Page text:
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Interview with Sydney Scrogham   1 comment

Today’s interview is with Sydney Scrogham. Welcome to the blog, Sydney. Tell us something about yourself.

Scrogham author photoAny fellow Caskett fans out there?  I’ve learned so much about plotting from watching Castle episodes…

I’m on the East Coast in the United States, Virginia to be precise.  (The weather’s crazy here in case you’re wondering.)  My day job finds me as a support staff specialist for Wingfield Ministries, and I’m the proud momma of one miniature dachshund (Zoe) and one big Selle Francais (horse—named Snowdy).

At what point did you know you wanted to be a writer?

I was 12.  In the span of a year, I wrote a 30-some book “series” (about six pages long each) about My Little Ponies who lived on a farm run by Beanie Baby cats.

What is your favorite genre … to read … to write?

Fantasy and romance… as long as there’s no erotica.

What are you passionate about?

People discovering that their heart’s desire is a good thing that they should pursue, even if it seems impossible.

What is something you cannot live without?

A horse.

Have you written any books that made a transformative effect on you? If so, in what way?

I just finished one, and it’ll be the next to come out after Chase.  I wrote it to deal with a bad breakup.  I wanted to write the happy ending I didn’t get, and I ended up learning a ton about myself in the process.

Scrogham Chase-CoverIf someone who hasn’t read any of your novels asked you to describe your writing, what would you say?

Poetic.  Visual. Fresh.  I can’t stand clichés, and I love to have my characters express themselves through their body language.

Do you have a special place where you write?

No, but I like quiet, and I’ve got to have instrumental music.  Writing to Marvel movie soundtracks is my go-to sound.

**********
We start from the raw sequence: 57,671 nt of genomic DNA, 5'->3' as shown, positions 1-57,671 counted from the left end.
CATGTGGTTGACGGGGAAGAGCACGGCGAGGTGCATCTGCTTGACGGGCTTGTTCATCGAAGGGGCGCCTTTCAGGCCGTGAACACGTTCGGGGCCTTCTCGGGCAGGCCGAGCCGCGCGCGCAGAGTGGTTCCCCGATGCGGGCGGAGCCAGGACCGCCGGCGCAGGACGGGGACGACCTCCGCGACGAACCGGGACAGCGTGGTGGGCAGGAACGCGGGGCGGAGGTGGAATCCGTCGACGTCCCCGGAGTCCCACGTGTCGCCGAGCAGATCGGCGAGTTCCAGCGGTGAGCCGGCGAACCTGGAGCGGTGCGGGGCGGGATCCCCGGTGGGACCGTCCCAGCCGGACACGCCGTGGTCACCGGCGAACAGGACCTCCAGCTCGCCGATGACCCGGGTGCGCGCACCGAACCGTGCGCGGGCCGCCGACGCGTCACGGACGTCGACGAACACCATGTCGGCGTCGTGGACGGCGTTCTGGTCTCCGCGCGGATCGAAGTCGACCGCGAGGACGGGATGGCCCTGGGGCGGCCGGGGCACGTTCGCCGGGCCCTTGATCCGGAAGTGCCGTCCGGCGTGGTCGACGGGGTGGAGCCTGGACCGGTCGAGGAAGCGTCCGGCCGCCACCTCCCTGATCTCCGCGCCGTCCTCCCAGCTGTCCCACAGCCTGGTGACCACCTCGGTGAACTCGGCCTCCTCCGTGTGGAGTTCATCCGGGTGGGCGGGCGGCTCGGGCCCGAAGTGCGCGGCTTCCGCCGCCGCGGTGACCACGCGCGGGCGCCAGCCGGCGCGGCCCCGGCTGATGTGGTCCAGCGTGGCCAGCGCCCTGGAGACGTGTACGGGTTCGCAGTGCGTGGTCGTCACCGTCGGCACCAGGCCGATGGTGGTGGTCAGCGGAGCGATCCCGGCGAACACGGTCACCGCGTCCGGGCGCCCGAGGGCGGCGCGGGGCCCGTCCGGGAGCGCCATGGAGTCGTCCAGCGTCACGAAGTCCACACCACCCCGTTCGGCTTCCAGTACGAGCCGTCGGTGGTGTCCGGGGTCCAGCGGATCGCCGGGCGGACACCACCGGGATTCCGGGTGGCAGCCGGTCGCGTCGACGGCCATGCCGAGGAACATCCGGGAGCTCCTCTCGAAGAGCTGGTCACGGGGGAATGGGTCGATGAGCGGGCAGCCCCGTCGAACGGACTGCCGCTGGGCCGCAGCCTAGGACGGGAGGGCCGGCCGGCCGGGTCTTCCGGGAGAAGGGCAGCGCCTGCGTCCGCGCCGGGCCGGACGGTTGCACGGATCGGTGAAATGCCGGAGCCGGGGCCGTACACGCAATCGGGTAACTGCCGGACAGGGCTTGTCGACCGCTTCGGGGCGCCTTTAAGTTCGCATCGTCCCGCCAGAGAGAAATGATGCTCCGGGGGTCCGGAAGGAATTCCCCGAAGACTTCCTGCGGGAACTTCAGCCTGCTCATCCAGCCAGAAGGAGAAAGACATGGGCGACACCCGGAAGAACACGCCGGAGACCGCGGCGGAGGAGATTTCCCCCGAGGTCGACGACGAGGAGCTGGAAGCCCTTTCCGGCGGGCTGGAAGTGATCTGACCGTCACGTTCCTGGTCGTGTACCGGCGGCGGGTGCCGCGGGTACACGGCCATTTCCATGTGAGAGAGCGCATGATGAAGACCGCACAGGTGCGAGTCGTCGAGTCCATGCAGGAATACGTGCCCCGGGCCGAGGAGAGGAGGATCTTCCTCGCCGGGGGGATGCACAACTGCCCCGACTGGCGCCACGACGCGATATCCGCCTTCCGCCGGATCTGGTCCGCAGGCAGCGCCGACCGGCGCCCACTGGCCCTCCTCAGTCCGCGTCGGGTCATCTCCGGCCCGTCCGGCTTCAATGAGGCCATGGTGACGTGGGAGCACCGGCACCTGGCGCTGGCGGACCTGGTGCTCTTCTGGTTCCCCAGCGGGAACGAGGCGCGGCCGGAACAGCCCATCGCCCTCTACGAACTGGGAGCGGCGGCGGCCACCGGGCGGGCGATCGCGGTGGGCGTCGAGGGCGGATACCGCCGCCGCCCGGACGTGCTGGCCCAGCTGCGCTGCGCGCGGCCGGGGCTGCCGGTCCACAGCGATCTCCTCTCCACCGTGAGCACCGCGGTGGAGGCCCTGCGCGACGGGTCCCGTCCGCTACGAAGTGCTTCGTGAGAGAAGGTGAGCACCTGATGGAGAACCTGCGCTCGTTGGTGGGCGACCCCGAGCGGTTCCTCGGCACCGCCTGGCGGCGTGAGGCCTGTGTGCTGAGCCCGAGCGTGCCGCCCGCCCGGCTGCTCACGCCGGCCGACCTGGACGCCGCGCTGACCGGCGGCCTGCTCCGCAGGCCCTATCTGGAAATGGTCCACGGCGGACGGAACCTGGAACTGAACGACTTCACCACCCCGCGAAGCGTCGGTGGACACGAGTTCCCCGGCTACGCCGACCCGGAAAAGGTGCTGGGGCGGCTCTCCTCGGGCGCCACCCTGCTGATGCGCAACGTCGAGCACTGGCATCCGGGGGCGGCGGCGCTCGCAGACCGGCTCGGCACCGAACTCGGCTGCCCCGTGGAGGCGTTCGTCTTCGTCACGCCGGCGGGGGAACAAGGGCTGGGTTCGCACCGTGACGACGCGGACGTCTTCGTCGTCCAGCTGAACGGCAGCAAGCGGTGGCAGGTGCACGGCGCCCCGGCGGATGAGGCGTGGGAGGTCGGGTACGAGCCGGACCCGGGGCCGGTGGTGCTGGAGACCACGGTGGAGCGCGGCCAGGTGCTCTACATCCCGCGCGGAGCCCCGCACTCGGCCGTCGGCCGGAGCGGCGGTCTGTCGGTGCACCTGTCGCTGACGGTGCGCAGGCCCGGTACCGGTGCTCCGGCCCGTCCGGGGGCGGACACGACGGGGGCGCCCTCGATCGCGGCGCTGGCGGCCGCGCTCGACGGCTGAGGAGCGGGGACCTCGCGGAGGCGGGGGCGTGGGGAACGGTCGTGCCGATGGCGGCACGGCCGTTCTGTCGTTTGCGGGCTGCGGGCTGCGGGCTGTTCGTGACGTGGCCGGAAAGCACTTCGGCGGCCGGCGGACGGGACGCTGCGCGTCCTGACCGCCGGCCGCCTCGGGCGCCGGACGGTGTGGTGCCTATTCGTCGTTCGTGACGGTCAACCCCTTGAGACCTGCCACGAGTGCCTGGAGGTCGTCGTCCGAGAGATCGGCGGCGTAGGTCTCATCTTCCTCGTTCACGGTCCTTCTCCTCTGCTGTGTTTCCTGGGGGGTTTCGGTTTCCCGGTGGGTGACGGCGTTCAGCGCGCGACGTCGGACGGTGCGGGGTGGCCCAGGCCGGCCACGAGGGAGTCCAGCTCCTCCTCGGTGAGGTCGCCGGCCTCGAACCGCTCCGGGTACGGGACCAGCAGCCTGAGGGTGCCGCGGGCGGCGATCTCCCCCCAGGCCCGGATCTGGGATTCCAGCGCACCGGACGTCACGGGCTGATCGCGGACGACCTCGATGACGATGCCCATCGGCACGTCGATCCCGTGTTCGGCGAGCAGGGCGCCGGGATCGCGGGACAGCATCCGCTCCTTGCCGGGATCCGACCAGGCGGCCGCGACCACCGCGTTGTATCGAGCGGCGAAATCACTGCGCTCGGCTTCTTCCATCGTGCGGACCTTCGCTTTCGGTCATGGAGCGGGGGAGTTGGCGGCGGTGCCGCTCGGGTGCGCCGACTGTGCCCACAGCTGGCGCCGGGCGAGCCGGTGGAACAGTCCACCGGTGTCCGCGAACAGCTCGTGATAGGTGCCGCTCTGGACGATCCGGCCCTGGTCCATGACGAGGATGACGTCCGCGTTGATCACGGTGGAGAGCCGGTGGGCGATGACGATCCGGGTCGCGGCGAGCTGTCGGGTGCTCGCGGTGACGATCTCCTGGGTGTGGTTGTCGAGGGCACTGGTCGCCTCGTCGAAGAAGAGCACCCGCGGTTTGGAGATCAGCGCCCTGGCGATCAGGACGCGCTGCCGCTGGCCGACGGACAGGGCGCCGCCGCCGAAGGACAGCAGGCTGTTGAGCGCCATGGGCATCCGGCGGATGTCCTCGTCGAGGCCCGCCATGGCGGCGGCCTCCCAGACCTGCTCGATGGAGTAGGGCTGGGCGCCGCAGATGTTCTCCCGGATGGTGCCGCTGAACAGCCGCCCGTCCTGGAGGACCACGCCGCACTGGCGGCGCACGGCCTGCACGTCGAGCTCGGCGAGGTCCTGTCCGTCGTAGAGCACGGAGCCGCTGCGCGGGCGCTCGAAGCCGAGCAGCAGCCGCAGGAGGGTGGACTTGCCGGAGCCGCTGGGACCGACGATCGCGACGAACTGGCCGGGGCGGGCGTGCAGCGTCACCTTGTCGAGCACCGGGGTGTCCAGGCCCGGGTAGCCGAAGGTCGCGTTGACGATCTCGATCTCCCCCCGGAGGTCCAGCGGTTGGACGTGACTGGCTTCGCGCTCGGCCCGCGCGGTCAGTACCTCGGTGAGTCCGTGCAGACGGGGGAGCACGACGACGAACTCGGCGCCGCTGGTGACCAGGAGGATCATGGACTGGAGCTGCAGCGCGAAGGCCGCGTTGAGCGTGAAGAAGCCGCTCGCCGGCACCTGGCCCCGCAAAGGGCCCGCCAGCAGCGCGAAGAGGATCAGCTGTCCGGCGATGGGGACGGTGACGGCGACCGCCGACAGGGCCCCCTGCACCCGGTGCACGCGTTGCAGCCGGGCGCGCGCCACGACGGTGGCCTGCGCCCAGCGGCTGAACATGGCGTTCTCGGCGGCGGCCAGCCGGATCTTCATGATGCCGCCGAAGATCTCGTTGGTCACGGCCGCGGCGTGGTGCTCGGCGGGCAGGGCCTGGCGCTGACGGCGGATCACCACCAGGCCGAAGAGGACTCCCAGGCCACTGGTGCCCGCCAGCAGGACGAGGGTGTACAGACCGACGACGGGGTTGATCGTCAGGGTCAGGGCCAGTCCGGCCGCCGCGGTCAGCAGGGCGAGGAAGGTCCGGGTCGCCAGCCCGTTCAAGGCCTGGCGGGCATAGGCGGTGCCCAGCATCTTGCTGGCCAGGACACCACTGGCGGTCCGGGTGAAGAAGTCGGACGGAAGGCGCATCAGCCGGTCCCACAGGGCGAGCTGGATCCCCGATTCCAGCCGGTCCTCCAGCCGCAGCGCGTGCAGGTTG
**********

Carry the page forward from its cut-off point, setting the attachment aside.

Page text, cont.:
Now that is different. I like that. Are you a plot driven or character driven writer? Why?

I see that as the same thing—a good character will drive the plot as he changes into who he’s meant to be.

Do you write from an outline or are you a discovery writer?  Why?

I do a little bit of both.  I’ll outline for a little bit, and then I’ll discover, and then outline some more, etc.  I outline ONLY if I’m worried about forgetting something.  I’ll also make an outline in reverse—meaning I’ll record what’s happening as I write so I don’t forget where I’ve been.

What point of view do you prefer to write, and why?

First person, because I can get away with so many intimate character thoughts.  I also appreciate the challenge of trying to make each of my first person characters sound different.  I want readers to know who’s who without glancing back at the beginning of the chapter.

I’m going to drop you in a remote Alaska cabin for a month. It’s summer so you don’t have worry about freezing to death. I’ll supply the food and the mosquito spray. What do you do while you’re there and what do you bring with you? If you’re bringing books, what are they?

Gosh, I’ll sleep.  A lot.  And it’ll be wonderful!  But when I’m not sleeping, I’ll be exploring outside.  I love new places.  When the weather’s bad and I have to be inside, I’ll have my laptop, Nintendo DS (to entertain my need for a Pokemon game every once in a while), and a couple books.  I’ll bring The Scorpio Races (Maggie Stiefvater), the sequel to Kindle The Flame (Tamara Shoemaker), I’ll wish Kristin Cashore had another book for me to read, and I’ll study the Bible and Plot Perfect (Paula Munier).  Alongside my imagination, that’s really all I need to survive.  But I’ll miss my animals so much!

Talk about your books individually.

There’s only one available to the public right now, and that’s Chase.  It’s taken a couple contracts to get there, but that makes me even more excited about it.  I keep imaging one young girl who gets wrapped up in Agalrae and sees a blue Alicorn the next time she looks at a horse.

Right now, I’m working my way backward in the series, and I just completed a story about Chase’s grandparents. I’m super excited to let all these characters all meet in a book one day.

I love your cover, by the way. What do you want readers to think or feel after reading one of your books?